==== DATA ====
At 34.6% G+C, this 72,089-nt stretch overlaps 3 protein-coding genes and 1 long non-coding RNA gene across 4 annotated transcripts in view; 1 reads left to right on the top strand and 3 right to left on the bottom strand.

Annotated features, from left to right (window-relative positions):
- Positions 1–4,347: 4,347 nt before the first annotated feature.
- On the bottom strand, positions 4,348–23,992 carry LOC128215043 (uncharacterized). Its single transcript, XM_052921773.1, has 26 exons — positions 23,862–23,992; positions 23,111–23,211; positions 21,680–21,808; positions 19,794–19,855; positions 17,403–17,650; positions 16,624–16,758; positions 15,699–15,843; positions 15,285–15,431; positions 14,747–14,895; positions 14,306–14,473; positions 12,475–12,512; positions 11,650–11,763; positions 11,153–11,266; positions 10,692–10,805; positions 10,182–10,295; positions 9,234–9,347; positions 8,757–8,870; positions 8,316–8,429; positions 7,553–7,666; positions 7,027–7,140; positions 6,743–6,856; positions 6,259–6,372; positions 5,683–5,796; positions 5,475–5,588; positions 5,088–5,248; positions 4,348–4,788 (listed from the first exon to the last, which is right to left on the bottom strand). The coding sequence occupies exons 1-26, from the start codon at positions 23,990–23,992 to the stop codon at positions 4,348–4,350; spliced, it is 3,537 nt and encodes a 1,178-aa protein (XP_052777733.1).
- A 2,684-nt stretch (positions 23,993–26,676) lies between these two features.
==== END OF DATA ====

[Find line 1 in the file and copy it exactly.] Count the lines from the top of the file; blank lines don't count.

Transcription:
At 34.6% G+C, this 72,089-nt stretch overlaps 3 protein-coding genes and 1 long non-coding RNA gene across 4 annotated transcripts in view; 1 reads left to right on the top strand and 3 right to left on the bottom strand.